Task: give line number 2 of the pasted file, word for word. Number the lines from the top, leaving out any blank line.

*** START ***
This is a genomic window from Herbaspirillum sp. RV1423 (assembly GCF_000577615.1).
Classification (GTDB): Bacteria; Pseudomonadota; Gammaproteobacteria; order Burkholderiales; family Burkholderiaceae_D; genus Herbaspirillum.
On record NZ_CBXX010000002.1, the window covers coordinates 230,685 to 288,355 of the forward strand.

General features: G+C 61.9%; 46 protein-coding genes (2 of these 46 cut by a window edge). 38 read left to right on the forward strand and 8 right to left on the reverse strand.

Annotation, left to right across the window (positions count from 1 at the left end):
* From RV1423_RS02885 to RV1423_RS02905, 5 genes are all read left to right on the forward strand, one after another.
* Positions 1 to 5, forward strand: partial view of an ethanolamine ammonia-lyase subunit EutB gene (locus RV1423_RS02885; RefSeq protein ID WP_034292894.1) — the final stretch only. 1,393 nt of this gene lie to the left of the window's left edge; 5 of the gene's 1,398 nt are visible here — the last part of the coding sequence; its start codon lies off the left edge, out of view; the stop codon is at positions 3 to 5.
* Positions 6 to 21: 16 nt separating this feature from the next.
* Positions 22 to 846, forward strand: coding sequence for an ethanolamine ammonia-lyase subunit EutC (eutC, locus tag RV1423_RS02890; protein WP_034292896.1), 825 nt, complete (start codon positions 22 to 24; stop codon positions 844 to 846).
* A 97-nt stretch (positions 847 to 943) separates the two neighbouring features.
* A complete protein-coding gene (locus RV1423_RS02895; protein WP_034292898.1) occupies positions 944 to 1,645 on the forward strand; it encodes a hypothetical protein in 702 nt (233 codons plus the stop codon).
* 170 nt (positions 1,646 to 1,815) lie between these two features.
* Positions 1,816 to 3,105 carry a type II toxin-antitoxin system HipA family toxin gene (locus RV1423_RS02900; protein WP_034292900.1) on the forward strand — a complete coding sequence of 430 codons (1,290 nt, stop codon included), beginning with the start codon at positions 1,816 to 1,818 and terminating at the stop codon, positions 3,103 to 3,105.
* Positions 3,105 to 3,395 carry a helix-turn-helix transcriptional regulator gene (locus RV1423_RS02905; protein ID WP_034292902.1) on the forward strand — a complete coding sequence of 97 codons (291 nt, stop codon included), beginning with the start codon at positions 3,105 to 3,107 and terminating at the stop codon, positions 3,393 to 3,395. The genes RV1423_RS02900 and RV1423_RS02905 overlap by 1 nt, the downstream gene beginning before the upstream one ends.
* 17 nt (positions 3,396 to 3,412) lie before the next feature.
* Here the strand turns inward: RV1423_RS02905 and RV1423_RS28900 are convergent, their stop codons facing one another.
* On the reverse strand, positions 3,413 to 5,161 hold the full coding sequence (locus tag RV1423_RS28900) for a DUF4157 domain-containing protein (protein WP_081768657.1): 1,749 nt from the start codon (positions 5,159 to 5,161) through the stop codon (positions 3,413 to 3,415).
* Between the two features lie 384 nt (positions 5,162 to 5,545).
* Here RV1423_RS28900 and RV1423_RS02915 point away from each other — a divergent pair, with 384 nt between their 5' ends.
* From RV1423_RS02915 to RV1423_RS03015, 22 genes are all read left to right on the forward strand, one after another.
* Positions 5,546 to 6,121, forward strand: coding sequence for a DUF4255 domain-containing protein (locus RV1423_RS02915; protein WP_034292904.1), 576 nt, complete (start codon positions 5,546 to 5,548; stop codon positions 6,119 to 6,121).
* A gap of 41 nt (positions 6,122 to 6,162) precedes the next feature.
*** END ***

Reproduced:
Classification (GTDB): Bacteria; Pseudomonadota; Gammaproteobacteria; order Burkholderiales; family Burkholderiaceae_D; genus Herbaspirillum.